You've reached the Virginia Cooperative Extension Newsletter Archive. These files cover more than ten years of newsletters posted on our old website (through April/May 2009), and are provided for historical purposes only. As such, they may contain out-of-date references and broken links.

To see our latest newsletters and current information, visit our website at

Newsletter Archive index:

Virginia Cooperative Extension -
 Knowledge for the CommonWealth

The Cattle Business: Records and Management

Livestock Update, January 1998

Bill R. McKinnon, Animal and Poultry Sciences, Virginia Tech

It is the beginning of a new year. It can be one of the most important times of the year in the business management of a cattle operation. Sure, the end of one year and the beginning of a new one means that tax time is just around the corner. For the true cattle business manager, the new year provides a time to reflect on the past year's business performance. It should also provide an opportunity to set goals and develop strategies for the coming business year.

Most operations will begin the new year by assembling records and information needed for tax filing. With all those records assembled, it makes sense to use them as management tools and not only to please Uncle Sam. Did our cost per pound of calf weaned go up or down this year? What was our average feed cost per cow in '97 and are we making progress in lowering that significant cost? How did other various costs per cow change and why?

The nationally recognized SPA (Standardized Performance Analysis)-EZ provides an organized approach to determining the costs of production. SPA-EZ consists of a three page worksheet. The worksheet provides a step by step pathway to help the producer calculate what it costs him to keep a cow or raise a pound of calf. No computer is needed -- just a pencil, a calculator, and some basic pieces of farm records. The effort will help the manager become more tuned in to the economic and financial condition of the farm business. It provides the opportunity to study what pieces of the operation work well and which need some attention. Several producers requested the form last year and found the exercise to be helpful in analyzing their business.

The real power in using any analysis program comes when the results are compared against the previous years' performance or with other cow/calf operations. An option for those producers who wish, is that they can become part of a Virginia SPA aggregate. Working together with the National Cattlemen's Beef Association and Cattle-Fax, the Virginia Tech Animal and Poultry Science Department will develop a Virginia aggregate of SPA-EZ analysis information. Those submitting a copy of their SPA-EZ data will be pooled with other Virginia operations to create average production and economic measures. The aggregate information will be distributed back to those farms submitting data. The process will assist managers in determining strengths and weaknesses of their cow/calf business compared to other Virginia operations. Individual farm identity and data is kept strictly confidential.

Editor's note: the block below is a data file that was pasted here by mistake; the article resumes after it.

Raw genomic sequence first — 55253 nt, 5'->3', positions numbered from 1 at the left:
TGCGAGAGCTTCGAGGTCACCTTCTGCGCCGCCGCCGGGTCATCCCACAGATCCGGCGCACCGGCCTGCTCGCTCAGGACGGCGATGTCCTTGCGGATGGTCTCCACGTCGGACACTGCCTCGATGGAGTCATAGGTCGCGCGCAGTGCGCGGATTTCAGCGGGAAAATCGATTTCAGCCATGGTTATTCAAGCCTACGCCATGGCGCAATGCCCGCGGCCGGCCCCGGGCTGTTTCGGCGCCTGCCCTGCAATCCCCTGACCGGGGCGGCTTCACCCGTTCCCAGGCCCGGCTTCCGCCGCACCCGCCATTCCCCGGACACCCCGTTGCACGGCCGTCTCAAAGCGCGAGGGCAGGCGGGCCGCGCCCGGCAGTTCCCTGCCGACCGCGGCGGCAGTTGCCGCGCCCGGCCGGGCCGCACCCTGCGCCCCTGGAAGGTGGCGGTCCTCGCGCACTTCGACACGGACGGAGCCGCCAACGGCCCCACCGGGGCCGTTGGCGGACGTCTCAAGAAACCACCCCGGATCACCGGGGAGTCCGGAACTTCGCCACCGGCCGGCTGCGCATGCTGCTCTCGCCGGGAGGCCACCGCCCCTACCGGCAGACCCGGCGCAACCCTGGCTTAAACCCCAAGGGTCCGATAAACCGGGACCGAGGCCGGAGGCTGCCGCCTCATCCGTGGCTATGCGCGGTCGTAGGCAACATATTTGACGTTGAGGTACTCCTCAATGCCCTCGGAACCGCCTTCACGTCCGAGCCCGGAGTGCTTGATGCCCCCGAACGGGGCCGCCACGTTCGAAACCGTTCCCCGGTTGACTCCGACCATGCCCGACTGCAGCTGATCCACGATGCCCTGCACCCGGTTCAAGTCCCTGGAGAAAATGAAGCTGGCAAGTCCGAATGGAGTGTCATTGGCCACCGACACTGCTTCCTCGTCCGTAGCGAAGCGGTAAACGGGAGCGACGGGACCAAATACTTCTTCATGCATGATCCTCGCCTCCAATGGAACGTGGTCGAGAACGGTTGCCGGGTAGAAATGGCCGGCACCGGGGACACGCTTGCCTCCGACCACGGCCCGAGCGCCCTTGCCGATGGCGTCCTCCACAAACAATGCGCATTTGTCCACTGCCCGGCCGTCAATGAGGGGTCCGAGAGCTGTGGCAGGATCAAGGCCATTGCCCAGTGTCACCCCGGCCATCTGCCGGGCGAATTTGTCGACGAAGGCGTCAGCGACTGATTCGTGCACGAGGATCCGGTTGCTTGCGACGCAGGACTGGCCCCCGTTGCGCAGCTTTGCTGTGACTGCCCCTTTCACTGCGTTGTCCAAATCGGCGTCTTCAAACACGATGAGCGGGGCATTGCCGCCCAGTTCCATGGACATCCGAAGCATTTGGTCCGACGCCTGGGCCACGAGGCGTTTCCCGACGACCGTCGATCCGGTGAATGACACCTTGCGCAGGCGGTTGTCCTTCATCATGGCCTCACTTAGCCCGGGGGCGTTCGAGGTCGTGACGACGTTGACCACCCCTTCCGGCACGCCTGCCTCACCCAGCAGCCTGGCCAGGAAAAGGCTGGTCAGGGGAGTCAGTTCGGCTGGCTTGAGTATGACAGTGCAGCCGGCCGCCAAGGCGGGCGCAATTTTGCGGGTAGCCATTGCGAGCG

Whether the individual farm SPA-EZ data is included in a Virginia aggregate or not, the process of cost calculation will be a learning exercise for the business manager. The completion of the SPA-EZ worksheets will require some basic pieces of information to make the task relatively painless:

Current year's tax return
Depreciation schedules
Beginning of the year financial balance sheet
End of the year balance sheet
Cow inventory records
Basic cow production information (average weaning weights, etc.)

A copy of the SPA-EZ form is available by contacting Bill McKinnon, 368 Litton Reaves Hall, Virginia Tech (0306), Blacksburg, VA 24061 or (540-231-9160).

Even if a complete analysis such as SPA is not completed, the material assembled for farm tax filing can become valuable management information. To lower costs, closely examine the top five overall farm expenses. Those top five expenses will usually account for over 60% of the total and hence deserve some closer scrutiny. Make sure that expenses that significantly impact cattle performance are not unwisely chopped. Lowering the cost per pound of calf produced (Total costs / pounds of calf) should be the focus.

After analyzing 1997's performance, the prudent manager will set some goals for the operation for 1998 and beyond. Begin today by targeting at least one area of costs for a significant reduction in 1998. At the same time identify one income area for improvement in the coming year whether as a result of improved animal performance or better marketing.

Visit Virginia Cooperative Extension